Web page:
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  • Technologist presentation
  • Open Access

Imaging the PM/AICD patient; Is it beneficial to the final diagnosis?

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Journal of Cardiovascular Magnetic Resonance201517 (Suppl 1) :T9

https://doi.org/10.1186/1532-429X-17-S1-T9

  • Published:

Keywords

  • Patient Management
  • Final Diagnosis
  • Pacemaker Implantation
  • Patient Diagnosis
  • Original Diagnosis

Background

Pacemaker/ AICD imaging is currently being done on patients in the MRI environment. A vigilant team consisting of the (Cardiologist, EP staff, and technologists) with close patient monitoring and supervision is making such an unmentionable procedure a success. However, is the diagnosis from imaging these patients adding valuable irrefutable information to merit such a risk?

Hypothesis

We propose that MRI imaging patients with a pacemaker is crucial to the existing diagnosis and in some instances modifies diagnosis and patient management.

Methods

A total of 100 patients were imaged on a GE CV/i Excite Version 12,1.5 T system (GE, Milwaukee, WI). 17 patients had an AICD, 10 patients had an AICD/Pacemaker, 5 patients had a single pacemaker lead, 8 REVO pacemakers and 60 patients had a complete pacemaker implantation. A specific criteria was followed for all the patients undergoing this procedure to scrutinize if the final diagnosis provided additional information in patient care. A checklist of three questions were gathered and answered after the final interpretation of the MRI.
  1. 1)

    Does the diagnosis change?

     
  2. 2)

    Does the MRI provide additional information to the existing diagnosis?

     
  3. 3)

    Does patient management change?

     

If yes was answered any of the above questions it was considered that the MRI scan was of value to patient diagnosis.

Results

All patients completed the procedure with no adverse events and the pacemaker was interrogated after the procedure by EP Lab and the Cardiologist. Regarding the population, of the 100 patients imaged, 71 (71%) were neurology cases, 24 (24%) were cardiac/vascular and 5 musculoskeletal(5%).

After reviewing the results from the 71 neurology cases 17 (24%) out of the 71 showed that the MRI provided additional information and changed the original diagnosis and in turn their course of medical treatment. 37 patients (52%) provided additional information and therefore a total of 54 patients (76%) showed that the MRI scan was of value to the final diagnosis. 17 (24%) out of the 71 patients confirmed original diagnosis. The 24 cardiac cases showed in 5 patients (21%) the MRI provided additional information to change the original diagnosis and also patient management. 18 (75%) showed that extra information was gathered and 1 (4%) confirmed the original diagnosis. In essence, 96% of the Cardiac population benefited by having this study done. The 5 musculoskeletal demonstrated that 4 (80%) provided additional information and 1 (20%) changed patient management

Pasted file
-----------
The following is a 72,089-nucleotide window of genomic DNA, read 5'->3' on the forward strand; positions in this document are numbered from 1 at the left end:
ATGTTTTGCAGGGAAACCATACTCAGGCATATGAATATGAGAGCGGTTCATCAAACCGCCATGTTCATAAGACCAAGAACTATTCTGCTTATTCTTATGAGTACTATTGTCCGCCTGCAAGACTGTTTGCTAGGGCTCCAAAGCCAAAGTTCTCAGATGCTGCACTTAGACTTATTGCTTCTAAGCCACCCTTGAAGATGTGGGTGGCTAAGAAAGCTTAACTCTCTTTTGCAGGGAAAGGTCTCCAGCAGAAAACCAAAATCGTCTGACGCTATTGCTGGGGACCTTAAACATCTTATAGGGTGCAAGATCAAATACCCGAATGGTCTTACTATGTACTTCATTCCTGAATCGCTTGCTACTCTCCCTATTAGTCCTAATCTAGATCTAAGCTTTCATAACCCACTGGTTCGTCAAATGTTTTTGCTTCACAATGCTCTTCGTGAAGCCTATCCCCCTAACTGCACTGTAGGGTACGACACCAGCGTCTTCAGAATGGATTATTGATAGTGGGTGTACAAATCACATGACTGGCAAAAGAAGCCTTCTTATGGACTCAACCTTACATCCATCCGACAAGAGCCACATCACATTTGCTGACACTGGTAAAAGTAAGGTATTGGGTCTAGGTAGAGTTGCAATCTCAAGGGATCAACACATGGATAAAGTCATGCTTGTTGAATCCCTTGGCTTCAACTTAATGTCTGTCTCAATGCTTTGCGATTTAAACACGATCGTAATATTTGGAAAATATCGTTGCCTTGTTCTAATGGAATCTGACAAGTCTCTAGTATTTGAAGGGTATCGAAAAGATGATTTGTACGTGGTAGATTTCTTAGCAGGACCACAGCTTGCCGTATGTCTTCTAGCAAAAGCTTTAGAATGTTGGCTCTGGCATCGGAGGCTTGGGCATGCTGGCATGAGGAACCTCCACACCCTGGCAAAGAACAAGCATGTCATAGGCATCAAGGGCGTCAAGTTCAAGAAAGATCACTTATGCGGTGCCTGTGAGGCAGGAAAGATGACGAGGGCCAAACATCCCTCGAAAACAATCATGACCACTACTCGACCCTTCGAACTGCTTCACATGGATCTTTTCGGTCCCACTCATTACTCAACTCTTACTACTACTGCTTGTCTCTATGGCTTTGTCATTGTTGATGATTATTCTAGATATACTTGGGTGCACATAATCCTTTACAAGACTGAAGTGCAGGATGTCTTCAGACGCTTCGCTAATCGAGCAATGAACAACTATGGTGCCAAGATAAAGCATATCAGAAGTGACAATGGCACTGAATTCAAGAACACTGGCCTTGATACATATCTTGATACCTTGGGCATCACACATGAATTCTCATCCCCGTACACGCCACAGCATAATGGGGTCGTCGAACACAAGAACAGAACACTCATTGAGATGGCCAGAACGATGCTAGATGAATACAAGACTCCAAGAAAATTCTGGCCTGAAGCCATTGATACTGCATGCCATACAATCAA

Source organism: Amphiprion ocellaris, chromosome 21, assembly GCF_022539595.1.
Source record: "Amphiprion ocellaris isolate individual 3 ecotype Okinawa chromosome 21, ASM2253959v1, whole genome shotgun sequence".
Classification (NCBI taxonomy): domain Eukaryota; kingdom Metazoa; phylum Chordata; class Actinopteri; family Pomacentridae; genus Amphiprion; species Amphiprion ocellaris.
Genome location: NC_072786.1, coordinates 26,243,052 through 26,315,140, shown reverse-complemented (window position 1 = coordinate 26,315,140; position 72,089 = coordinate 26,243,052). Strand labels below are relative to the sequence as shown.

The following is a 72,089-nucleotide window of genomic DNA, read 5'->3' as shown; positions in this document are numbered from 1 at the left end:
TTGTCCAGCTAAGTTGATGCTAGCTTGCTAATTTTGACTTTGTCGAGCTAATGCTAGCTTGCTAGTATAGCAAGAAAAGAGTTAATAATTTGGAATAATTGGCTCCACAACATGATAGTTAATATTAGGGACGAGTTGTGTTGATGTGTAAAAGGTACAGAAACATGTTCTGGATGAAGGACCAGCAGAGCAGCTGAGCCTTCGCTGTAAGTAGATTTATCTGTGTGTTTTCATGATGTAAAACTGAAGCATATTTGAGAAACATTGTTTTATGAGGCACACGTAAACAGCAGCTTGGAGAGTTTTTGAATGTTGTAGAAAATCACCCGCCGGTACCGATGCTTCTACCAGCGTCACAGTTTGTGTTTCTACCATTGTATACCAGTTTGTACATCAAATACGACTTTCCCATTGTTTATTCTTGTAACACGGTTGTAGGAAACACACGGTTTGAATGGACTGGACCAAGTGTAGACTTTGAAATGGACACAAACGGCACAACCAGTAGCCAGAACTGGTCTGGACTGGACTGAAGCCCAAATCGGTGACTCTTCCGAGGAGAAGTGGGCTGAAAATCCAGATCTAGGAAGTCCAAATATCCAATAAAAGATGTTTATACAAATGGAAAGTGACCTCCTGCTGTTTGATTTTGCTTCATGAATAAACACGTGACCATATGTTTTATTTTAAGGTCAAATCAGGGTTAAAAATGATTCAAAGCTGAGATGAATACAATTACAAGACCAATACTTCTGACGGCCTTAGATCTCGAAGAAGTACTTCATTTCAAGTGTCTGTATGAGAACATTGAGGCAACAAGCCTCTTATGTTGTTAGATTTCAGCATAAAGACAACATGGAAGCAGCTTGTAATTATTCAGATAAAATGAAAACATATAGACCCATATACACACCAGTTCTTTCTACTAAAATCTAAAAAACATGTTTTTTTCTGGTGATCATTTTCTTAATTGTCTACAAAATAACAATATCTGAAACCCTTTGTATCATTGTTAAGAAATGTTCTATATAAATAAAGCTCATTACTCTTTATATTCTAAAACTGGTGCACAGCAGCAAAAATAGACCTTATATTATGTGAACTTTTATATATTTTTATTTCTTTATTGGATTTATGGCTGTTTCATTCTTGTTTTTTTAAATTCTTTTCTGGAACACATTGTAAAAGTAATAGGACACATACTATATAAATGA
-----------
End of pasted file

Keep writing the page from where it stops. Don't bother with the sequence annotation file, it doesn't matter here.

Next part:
Conclusions

The use of PM/AICD imaging in MRI remains controversial but with a cautious cardiac team increased confidence in its use is found. Herein, we show that MRI procedures on carefully selected patients with pacemakers/AICD's are beneficial and substantially add valuable irrefutable information to patient diagnosis and management. We propose that not only are Pacemakers/AICD's no longer forbidden in the MRI environment but they can be markedly efficient with life-altering and life-saving consequences.

Funding

Internal.

Authors’ Affiliations

(1)
Cardiac MRI, Allegheny General Hospital, Pittsburgh, PA, USA
(2)
Cardiology, VA Medical Center, Los Angeles, CA, USA

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